Essay On Comanche Quahadas

During the period of western expansion, the native americans were rapidly pushed into reservations and settlements. Acts such as the Indian removal act and the Trail of Tears were put into effect. However, some Indians fought this wrongful impressment. One of these groups was the Comanche Quahadas lead by their last and strongest leader: Quanah Parker. While Quanah was a very powerful and respected leader of the Comanche people who fought against the whites, Quanah was born half white, this is his story.

Before learning of Quanah’s heroic ventures, one must first learn of his past. Cynthia Ann Parker was Quanah Parker's mother. She was kidnapped by the Comanche tribe when she was 11. S.C. Gwynne, a non-fiction author, described the raid
…show more content…
However, according to, the Comanche war chief was born around 1848. He was the son of the white captive Cynthia "Naduah" Ann Parker and former chief Peta Nocona. He was given the name of Quanah, or in English, "odor" or "smell." At the age of 11, his father was killed and mother taken away by Texas rangers who had invaded the Indian encampment they resided in. While doesn't go on to explain it, Quanah grew up as a laughed at and bullied kid because of the fact of him being half white (“Quanah Parker”, March 2017). S.C. Gwynne supported this when asked about whether or not this affected his status by, saying "It did . . . until he was 12, when his father was killed." S.C. Gwynne concludes by saying that he compensated for the death of his father and guilt of his heritage by becoming one of, if not the most, amazing warriors of his time. Once his father died, Quanah wanted to prove to the Comanche people that he was strong like them (, June 2010). According to Lester Kosechata, a great-great-grandson of Quanah Parker, in an interview with, Quanah would torture himself in order to prove how strong he was. Kosechata tells of one such incident where Quanah wrapped himself in a buffalo hide for two whole days with no food or drink (, November 1982). This earned him the respect of the Comanche people and would help him later become a great leader and …show more content…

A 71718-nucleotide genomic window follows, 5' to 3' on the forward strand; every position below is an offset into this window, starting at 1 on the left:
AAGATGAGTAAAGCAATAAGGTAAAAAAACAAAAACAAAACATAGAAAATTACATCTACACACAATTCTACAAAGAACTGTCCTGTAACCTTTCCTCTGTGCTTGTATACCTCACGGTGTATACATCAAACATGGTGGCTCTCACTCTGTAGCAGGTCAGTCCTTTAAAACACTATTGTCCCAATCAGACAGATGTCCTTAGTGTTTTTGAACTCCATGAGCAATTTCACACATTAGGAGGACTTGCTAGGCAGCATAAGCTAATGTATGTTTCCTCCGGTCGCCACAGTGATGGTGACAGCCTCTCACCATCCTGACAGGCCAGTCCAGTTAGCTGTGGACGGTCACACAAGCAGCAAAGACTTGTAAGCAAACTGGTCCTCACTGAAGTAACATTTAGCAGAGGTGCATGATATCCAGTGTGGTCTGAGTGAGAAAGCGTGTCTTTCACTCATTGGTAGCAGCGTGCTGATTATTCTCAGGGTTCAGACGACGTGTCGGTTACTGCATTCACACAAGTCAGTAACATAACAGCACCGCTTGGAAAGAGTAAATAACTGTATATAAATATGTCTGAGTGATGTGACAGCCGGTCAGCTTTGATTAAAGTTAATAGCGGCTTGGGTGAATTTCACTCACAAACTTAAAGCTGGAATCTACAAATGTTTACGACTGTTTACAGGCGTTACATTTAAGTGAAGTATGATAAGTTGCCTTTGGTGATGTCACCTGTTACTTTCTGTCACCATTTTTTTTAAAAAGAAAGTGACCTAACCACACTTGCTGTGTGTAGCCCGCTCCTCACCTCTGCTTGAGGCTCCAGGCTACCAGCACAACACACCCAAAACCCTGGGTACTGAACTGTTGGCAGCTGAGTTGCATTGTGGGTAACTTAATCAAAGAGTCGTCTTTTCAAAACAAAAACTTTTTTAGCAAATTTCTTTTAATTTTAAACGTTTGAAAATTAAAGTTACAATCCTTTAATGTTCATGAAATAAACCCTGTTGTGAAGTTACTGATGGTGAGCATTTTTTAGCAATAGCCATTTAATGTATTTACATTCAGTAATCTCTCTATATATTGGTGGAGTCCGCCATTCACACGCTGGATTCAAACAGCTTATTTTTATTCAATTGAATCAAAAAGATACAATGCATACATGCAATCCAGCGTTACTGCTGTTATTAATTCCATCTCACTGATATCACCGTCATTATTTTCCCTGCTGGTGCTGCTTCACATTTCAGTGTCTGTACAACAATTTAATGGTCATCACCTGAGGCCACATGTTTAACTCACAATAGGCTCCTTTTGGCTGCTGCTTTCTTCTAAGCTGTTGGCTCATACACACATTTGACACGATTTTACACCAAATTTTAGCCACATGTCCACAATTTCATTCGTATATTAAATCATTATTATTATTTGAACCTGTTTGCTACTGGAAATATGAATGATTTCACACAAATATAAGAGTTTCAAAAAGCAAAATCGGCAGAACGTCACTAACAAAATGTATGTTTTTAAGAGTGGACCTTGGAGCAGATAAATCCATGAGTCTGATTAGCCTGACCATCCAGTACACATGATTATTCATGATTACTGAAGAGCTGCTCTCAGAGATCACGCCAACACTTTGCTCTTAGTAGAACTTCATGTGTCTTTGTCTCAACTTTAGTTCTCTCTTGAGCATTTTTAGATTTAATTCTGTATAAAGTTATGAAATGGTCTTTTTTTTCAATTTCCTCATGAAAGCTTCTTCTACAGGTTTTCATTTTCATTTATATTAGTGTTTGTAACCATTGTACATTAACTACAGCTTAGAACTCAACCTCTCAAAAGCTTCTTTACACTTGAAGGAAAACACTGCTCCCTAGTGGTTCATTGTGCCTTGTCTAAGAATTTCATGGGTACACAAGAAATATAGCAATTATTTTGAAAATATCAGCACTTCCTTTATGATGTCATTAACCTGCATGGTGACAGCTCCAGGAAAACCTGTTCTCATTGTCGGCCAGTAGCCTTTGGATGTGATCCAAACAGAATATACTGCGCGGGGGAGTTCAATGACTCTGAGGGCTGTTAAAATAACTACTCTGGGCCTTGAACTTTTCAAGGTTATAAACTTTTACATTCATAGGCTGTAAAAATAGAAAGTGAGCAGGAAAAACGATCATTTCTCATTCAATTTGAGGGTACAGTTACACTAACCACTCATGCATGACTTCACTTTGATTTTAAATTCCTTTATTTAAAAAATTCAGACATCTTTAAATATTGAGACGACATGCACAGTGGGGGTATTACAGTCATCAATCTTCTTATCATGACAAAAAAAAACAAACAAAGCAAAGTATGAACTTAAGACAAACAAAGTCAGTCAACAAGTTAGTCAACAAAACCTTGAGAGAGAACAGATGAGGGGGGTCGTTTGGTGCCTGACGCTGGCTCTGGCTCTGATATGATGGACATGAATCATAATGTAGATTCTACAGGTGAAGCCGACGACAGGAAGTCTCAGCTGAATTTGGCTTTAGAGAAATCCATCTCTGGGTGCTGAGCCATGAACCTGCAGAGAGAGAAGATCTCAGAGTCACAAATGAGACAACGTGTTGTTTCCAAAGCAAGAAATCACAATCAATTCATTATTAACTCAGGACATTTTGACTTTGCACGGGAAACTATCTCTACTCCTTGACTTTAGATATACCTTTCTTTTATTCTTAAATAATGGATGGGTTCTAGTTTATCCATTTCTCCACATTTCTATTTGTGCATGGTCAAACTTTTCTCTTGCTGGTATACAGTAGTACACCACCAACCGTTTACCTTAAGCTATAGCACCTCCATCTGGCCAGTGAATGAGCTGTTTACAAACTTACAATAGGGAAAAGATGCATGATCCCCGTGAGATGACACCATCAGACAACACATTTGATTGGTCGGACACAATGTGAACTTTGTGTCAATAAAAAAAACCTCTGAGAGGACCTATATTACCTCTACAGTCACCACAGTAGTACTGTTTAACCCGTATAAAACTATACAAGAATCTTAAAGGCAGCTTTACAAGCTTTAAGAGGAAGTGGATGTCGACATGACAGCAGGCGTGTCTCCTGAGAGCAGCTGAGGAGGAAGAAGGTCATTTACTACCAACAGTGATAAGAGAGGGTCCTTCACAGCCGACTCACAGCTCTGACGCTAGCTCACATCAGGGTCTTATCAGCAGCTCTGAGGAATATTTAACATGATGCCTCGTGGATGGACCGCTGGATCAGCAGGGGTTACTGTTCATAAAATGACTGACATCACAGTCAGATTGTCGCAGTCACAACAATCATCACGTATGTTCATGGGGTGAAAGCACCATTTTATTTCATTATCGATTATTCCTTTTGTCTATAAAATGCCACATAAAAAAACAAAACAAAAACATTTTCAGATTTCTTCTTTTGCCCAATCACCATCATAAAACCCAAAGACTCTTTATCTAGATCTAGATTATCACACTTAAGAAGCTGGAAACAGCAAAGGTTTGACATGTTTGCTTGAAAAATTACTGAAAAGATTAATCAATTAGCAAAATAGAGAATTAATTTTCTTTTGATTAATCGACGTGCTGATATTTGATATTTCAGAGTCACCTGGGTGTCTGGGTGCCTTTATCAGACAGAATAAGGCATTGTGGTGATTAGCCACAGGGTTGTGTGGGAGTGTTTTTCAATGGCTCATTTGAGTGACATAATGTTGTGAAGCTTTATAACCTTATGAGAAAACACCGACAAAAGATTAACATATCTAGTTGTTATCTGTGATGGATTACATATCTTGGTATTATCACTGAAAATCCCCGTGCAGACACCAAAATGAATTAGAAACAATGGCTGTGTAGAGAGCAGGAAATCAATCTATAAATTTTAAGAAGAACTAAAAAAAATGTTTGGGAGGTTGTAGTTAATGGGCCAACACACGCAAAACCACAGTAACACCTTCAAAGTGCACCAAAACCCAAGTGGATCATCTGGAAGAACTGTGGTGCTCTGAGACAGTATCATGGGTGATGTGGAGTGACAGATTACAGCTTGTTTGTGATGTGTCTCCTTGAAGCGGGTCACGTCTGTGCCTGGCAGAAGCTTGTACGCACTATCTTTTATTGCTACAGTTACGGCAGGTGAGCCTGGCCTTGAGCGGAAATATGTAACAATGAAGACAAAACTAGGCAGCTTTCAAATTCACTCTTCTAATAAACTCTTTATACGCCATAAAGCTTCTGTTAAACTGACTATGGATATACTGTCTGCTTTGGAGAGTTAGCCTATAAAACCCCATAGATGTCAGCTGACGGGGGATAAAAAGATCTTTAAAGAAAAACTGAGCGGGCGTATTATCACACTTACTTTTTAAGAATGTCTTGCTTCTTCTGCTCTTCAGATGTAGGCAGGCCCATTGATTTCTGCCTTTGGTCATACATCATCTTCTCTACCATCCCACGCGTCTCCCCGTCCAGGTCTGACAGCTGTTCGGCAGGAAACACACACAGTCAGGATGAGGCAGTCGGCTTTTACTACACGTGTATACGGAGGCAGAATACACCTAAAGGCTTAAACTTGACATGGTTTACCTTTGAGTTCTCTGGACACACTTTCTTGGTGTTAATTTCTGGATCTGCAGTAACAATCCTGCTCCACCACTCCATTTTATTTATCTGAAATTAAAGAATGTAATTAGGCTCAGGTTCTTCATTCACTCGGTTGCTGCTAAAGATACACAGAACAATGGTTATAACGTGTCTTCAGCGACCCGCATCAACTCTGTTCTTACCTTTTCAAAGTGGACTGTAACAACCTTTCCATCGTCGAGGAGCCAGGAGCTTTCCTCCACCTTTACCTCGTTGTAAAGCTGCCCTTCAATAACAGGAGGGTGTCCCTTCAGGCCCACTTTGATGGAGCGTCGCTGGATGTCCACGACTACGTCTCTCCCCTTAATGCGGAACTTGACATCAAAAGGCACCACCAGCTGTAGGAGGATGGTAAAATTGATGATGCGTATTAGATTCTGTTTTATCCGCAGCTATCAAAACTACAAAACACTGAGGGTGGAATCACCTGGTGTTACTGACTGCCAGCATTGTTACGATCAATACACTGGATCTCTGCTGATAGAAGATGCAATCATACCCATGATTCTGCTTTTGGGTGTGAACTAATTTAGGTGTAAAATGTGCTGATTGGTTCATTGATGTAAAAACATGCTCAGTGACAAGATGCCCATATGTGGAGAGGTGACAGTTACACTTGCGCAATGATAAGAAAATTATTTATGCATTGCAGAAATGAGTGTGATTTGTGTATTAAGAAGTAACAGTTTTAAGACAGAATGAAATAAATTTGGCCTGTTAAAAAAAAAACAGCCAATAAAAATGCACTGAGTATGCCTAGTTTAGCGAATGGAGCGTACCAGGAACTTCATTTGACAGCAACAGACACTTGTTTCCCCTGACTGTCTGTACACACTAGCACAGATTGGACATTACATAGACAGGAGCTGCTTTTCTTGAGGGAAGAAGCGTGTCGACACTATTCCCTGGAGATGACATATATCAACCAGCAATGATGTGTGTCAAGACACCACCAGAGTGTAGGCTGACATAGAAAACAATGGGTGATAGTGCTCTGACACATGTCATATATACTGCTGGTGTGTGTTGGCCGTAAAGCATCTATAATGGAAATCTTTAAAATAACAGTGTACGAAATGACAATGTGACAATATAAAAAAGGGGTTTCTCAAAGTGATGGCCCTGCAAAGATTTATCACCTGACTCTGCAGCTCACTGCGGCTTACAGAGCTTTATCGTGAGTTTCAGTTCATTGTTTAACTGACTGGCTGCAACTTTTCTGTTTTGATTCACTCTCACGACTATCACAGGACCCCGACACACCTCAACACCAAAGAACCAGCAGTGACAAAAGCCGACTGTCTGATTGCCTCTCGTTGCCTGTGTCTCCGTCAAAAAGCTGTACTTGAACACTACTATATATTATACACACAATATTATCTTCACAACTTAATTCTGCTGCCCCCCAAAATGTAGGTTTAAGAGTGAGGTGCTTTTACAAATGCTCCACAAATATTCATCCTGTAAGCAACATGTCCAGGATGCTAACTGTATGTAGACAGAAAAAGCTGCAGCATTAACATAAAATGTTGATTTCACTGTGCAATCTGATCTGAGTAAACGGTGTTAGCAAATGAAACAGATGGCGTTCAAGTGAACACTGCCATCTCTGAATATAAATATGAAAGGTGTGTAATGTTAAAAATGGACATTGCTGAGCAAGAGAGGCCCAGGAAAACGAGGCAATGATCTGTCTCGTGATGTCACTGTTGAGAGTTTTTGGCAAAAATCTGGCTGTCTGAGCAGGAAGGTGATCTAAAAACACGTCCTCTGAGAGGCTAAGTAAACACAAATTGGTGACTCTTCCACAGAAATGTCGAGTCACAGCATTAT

According to, Quanah fended the white men off for nearly a year on the staked plains. However, it ultimately ended in the surrender to the white men at Fort Sill (“Quanah Parker NATIVE AMERICAN LEADER”, March 2017). After arrangements were made, Quanah, along with countless persuaded Comanches, settled on a reservation in southwestern Oklahoma. During the next three decades, Quanah became the main mouthpiece between white civilization and his people. supports this saying "[Texans] were having a cattle dispute [in Texas.] The rangers were wanting Quanah to make the decision for them. They looked up to him. He was a very wise man." While Quanah yearned for the free lifestyle of the Indians, he embraced the white culture (“Quanah Parker: Maybe Not a Wonderful Person, But Truly a Great Man”, November 1982). goes to tell of his promotion of white ways to his people, from encouraging education and agriculture, to becoming a successful businessman. However, despite having embraced the white ways, he still maintained Indian cultural practices (“Quanah Parker NATIVE AMERICAN LEADER”, March 2017). This included polygamy and a major peyote religion. Quanah became very popular, even attracting the attention of president Theodore Roosevelt, when he was invited to Roosevelt's inauguration in 1905. According to Quanah didn't originally

Related Documents